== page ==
THE NUTTY PROFESSOR
We join particle professor Bryan Jarrett for an education in nuts
NUTS have divided opinion for years. Vilified by many, loved by others, plenty of anglers are uncertain about using them.
Bryan Jarrett has no such qualms, despite the bad press nuts sometimes get.
True, in times gone by the use of badly prepared particles (of all types, not just nuts) or anglers piling in kilos and kilos of them did have a detrimental effect.
Now, with every bait manufacturer offering fully prepared offerings, these dangers have been put to the sword. “I love nuts as a carp bait,” Bryan told us. “They seem to catch the more wary fish, those that have been hammered on boilies – I believe that carp just love to eat them.”
To find out more about these contentious baits and how the current partner of Hinders Fishing Superstore uses them, we joined Bryan at Chad Lakes (www. chadlakes.co.uk) in the Cotswolds.
WHY DO CARP LOVE NUTS?
Rock-hard, and with no discernible smell compared to a boilie, nuts don’t seem to bring much to the carp-fishing party.
But once the fish get on to them and take that first bite, they crave more and more. Whether it is the crunch or the fact they are packed with oils that makes them so moreish, no-one really knows.
“A wholly natural offering packed with milky, creamy oils and a crunch factor seems to create the ultimate taste combination,” Bryan explained.
“Even though they don’t have an obvious smell like pellets or boilies, I have in the past thrown half-a-dozen tigers, with one on the hook, into the margins before climbing a tree. Very often I will see carp approach and their body language suddenly changes, as if they are immediately turned on. A run tends to follow very shortly afterwards!”
WHAT ARE THE BEST NUTS?
The choice of nuts is legion, but in fishing terms not all nuts are created equal. Bryan’s favourites are listed here.
1 Tiger nuts (Cyperus esculentus) – These are the number one nut of choice for many carp anglers. Available in a variety of different guises – chilli, black, mini, monster, crushed and flavoured – they have been instrumental in the downfall of more than their fair share of specimen carp.
Readily available pre-prepared from all tackle shops, they have never been easier to use. If you prefer to prepare your own, though, the best way is to soak them for 24 hours before bringing them to the boil and simmering for 45 to 60 minutes. The whole mixture is then transferred into a bucket and left to cool.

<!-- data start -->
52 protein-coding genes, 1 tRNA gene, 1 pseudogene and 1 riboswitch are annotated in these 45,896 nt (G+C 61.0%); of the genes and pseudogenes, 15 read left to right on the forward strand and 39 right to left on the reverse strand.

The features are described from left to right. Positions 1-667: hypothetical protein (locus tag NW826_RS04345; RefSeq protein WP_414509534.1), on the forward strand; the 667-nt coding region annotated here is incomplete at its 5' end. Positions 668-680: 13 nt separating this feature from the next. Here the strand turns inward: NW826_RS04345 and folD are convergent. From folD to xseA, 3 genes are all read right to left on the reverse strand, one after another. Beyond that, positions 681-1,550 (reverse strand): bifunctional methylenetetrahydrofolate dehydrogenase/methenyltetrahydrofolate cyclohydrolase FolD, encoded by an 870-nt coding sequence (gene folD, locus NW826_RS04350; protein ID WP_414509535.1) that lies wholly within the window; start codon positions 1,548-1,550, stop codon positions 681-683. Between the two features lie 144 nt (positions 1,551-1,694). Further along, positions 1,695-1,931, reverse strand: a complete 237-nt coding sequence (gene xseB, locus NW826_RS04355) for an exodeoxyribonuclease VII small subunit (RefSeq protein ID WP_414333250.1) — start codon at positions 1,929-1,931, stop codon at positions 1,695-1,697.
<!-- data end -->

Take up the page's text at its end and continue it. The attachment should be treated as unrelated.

“They will be fine for a few weeks, but if you want to keep them for more than a month, I’d freeze them,” Bryan added.
2 Peanuts (Arachis hypogaea) – Not technically a nut (they’re a legume), but peanuts are a brilliant carp bait that’s hugely under-used and under-rated.
The one problem with peanuts is that when the carp get on them they can become preoccupied. The trouble now is that their
weights can drop, as they don’t get enough nutrients from a pure nut diet.
“I now use them either crushed, so I can add them to a stick or PVA bag mix, or even better, put them in a mesh bag and place this bag in with my soaking hemp,” Bryan explained.
“I then cook the hemp and peanuts together, so all the taste, flavours oils and attractors from the nuts transfer into the hemp. So, even if peanuts or nuts as a whole are banned, you can still use their attractors.
“It’s been one of my little secret bait edges for many years!”
3 Brazil nuts (Bertholletia excelsa) – Yet another ‘under the radar’ hookbait, Brazil nuts are also seriously under used.
The great thing about Brazils is that they often float, which means you have a natural pop-up.
They can then be used plain or dipped in flavouring but it’s best to take them bitter skin off them first.
“I don’t tend to use brazils much these days as the harvesting process is much better, so the pickers tend to get less broken nuts, which were so much cheaper to buy in bulk,” Bryan said.
FISHING WITH NUTS
There is a massive misconception that because tigers, for example, come in a large jar, you have to feed handfuls of them. Nothing could be further from the truth.
For his spod mix – used on large or deep venues – Bryan will only add around six to eight to a couple of handfuls each of peanutcooked hemp, frozen corn and a nut-based mix, like Hinders’ Nutz.
“I like to mix my spod mix to a slurry. This means that when it is spodded, I can fish a zig rig in the resultant cloud for an hour or so,” he explained.
“If no bites are forthcoming, I will replace the zig with a simple six-inch blowback rig fished hard on the deck.”
To add extra attraction and pulling power to his nut hookbait, Bryan will place the rig into a solid PVA bag containing some of his crushed nut mix and a little tiger nut slime.
“The carp know they can’t charge about over a light mix of crushed nuts, so they tend to sit over the top of it, slurping down the free feed,” Bryan told us.
“My tiger nut hookbait always has a cork plug inserted so it is neutrally buoyant. This means it is easily sucked up and the carp are nailed.”
THE MAGIC OF BETALIN!
Now in its 16th year, Betalin is one of those additives that has taken particle fishing by storm.
An intense natural sweetener, dipping your hookbait prior to casting or soaking your particle in 2ml to 3ml of the stuff can make a world of difference to a standard particle mix.
“It took us a long time to get the formula right, but now it has cemented its place as a great carp-fishing additive,” Bryan said.
“It is something I’d never be on the bank without.
“If you have never tried fishing with nuts before, I thoroughly recommend you give them a go. Their pulling power can be quite exceptional.”
Shrivelled dry tiger nuts (left) turn into an absolutely brilliant carp bait once properly prepared (right).